At RisingStack, as an enterprise Node.js development and consulting company, we have been working tirelessly in the past two years to build durable and efficient microservices architectures for our clients and as beingpassionate advocates of this technology.
During this period, we had to face the cold fact that there aren’t proper tools able to support microservices architectures and the developers working with them. Monitoring, debugging and maintaining distributed systems is still extremely challenging.
We want to change this because doing microservices shouldn’t be so hard.
I am proud to announce that Trace – our microservices monitoring tool has entered the Open Beta stage and is available to use for free with Node.js services from now on.
- A Distributed Trace view for all of your transactions with error details
- Service Map to see the communication between your microservices
- Metrics on CPU, memory, RPM, response time, event loop and garbage collection
- Alerting with Slack, Pagerduty, and Webhook integration
Trace makes application-level transparency available on a large microservices system with very low overhead. It will also help you to localize production issues faster to debug and monitor applications with ease.
You can use Trace in any IaaS or PaaS environment, including Amazon AWS, Heroku or DigitalOcean. Our solution currently supports Node.js only, but it will be available for other languages later as well. The open beta program lasts until 1 July.
Read along to get details on the individual features and on how Trace works.
Distributed Transaction Tracing
The most important feature of Trace is the transaction view. By using this tool, you can visualize every transaction going through your infrastructure on a timeline – in a very detailed way.
By attaching a correlation ID to certain requests, Trace groups services taking part in a transaction and visualizes the exact data-flow on a simple tree-graph. Thanks to this you can see the distributed call stacks and the dependencies between your microservices and see where a request takes the most time.
This approach also lets you to localize ongoing issues and show them on the graph. Trace provides detailed feedback on what caused an error in a transaction and gives you enough data to start debugging your system instantly.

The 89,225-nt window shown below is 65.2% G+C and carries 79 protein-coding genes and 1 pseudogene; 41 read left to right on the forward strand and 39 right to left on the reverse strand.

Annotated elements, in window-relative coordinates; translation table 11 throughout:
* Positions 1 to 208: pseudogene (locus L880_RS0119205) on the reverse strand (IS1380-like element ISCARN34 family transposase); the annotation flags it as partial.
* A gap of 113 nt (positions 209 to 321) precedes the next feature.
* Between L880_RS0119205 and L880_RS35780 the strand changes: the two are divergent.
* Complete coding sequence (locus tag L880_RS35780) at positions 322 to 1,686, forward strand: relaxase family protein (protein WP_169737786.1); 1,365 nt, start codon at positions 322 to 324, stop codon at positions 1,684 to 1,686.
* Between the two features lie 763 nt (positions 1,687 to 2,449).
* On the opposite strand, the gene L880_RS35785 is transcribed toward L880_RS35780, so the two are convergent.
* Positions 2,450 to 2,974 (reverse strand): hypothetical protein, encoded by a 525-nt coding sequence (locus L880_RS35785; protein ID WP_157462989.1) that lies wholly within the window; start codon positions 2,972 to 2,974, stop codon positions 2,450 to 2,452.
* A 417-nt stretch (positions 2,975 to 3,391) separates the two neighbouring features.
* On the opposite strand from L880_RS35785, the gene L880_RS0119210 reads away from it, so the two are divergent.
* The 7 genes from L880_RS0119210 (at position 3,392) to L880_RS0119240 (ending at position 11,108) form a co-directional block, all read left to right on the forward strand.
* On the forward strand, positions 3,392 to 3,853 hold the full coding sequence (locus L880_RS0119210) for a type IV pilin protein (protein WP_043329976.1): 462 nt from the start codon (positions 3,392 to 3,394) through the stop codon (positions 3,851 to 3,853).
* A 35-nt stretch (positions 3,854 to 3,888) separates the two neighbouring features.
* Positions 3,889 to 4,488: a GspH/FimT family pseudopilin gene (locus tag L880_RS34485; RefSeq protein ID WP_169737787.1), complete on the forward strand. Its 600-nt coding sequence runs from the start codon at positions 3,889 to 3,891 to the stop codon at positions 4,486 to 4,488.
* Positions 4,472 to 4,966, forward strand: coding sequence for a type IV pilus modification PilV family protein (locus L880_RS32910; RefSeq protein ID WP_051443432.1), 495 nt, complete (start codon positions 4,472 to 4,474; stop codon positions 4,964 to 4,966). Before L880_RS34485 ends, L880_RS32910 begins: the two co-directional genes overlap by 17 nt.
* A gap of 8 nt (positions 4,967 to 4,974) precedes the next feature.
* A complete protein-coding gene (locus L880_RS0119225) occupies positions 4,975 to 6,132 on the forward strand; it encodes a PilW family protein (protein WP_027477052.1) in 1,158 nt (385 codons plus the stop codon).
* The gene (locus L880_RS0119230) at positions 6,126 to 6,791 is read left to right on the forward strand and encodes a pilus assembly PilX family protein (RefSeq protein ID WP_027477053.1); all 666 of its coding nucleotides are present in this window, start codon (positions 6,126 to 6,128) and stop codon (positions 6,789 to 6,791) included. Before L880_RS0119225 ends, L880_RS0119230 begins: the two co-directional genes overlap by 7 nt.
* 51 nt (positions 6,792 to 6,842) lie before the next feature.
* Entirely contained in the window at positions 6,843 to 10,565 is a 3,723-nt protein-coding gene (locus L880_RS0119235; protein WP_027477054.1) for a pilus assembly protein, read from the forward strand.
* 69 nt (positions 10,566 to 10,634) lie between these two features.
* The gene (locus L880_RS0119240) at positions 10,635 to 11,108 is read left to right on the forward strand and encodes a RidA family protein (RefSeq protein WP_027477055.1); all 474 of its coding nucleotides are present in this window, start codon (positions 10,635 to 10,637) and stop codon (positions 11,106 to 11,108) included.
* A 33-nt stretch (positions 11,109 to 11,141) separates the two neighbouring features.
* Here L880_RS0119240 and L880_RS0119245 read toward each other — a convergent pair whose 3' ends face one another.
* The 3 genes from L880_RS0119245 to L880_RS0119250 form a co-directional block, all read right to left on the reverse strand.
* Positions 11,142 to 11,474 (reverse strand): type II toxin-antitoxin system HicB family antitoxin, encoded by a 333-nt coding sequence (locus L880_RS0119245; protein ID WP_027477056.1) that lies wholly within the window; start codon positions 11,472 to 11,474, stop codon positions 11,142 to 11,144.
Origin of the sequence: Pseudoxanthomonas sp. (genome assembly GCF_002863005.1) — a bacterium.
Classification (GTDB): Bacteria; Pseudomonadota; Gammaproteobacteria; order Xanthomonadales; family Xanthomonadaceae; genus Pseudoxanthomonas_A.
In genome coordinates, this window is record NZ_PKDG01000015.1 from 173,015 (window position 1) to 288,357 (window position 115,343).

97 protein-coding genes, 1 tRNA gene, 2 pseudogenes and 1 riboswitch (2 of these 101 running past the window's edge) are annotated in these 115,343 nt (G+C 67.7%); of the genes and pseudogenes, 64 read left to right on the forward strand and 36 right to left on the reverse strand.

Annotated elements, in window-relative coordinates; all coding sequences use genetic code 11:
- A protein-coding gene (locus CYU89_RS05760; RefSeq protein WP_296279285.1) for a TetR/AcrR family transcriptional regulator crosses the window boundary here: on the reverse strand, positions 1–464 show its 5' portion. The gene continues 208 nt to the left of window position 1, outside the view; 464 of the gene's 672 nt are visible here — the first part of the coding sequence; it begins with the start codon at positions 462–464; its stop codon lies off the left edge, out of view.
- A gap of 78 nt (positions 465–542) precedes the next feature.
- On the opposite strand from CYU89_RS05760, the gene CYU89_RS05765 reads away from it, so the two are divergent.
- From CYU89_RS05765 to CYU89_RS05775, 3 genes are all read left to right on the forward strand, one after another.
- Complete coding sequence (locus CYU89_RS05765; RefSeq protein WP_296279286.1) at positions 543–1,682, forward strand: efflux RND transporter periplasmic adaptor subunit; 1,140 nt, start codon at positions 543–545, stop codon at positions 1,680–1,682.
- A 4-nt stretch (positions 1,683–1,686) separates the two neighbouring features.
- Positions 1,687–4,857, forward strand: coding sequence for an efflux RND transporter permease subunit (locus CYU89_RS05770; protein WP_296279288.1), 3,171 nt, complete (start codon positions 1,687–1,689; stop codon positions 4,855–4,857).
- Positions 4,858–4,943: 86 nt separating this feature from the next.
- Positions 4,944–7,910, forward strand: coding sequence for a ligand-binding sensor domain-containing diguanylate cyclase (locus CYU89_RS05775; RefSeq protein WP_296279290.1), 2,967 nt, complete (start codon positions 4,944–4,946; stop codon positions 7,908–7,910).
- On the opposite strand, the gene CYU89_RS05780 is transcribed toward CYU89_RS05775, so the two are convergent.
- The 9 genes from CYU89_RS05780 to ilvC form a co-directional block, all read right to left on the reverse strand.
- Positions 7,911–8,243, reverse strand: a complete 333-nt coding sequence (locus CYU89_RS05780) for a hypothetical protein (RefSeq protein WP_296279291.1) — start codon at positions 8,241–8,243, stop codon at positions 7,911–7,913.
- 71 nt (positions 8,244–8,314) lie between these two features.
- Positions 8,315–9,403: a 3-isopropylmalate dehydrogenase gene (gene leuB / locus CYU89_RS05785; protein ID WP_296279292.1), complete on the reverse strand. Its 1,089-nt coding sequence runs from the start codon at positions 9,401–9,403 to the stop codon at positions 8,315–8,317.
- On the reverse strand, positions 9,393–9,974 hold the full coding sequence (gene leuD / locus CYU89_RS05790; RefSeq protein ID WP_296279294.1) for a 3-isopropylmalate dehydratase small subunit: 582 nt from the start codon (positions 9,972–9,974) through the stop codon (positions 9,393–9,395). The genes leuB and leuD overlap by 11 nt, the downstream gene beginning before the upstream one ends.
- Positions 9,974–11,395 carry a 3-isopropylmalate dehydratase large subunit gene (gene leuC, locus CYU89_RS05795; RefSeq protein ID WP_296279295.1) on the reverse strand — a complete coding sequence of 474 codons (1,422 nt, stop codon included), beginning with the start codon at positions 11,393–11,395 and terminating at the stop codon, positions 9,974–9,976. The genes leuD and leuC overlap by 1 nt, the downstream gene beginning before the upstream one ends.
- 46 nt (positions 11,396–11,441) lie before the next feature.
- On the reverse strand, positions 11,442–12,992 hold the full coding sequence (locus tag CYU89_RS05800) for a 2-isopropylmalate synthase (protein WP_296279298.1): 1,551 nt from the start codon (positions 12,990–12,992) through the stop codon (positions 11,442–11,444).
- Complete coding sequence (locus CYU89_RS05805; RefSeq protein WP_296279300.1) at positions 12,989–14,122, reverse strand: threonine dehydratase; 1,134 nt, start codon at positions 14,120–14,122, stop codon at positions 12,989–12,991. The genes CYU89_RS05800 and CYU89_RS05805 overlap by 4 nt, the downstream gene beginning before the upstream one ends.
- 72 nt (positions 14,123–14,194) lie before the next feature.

When a service causes an error in a distributed system, usually all of the services taking part in that transaction will throw an error, and it is hard to figure out which one really caused the trouble in the first place. From now on, you won’t need to dig through log files to find the answer.
With Trace, you can instantly see what was the path of a certain request, what services were involved, and what caused the error in your system.
The technology Trace uses is primarily based on Google’s Dapper whitepaper. Read the whole study to get the exact details.
Trace automatically generates a dynamic service map based on how your services communicate with each other or with databases and external APIs. In this view, we provide feedback on infrastructure health as well, so you will get informed when something begins to slow down or when a service starts to handle an increased amount of requests.
The service topology view also allows you to immediately get a sense of how many requests your microservices handle in a given period and how big are their response times.
By getting this information you can see how your application looks like and understand the behavior of your microservices architecture.
Metrics and Alerting
Trace provides critical metrics data for each of your monitored services. Other than basics like CPU usage, memory usage, throughput and response time, our tool reports event loop and garbage collection metrics as well to make microservices development and operations easier.
You can create alerts and get notified when a metric passes warning or error thresholds so you can act immediately. Trace will alert you via Slack, Pagerduty, Email or Webhook.
Give Microservices Monitoring a Try
Adding Trace to your services is possible with just a couple lines of code, and it can be installed and used in under two minutes.
We are curious on your feedback on Trace and on the concept of distributed transaction tracking, so don’t hesitate to express your opinion in the comment section.
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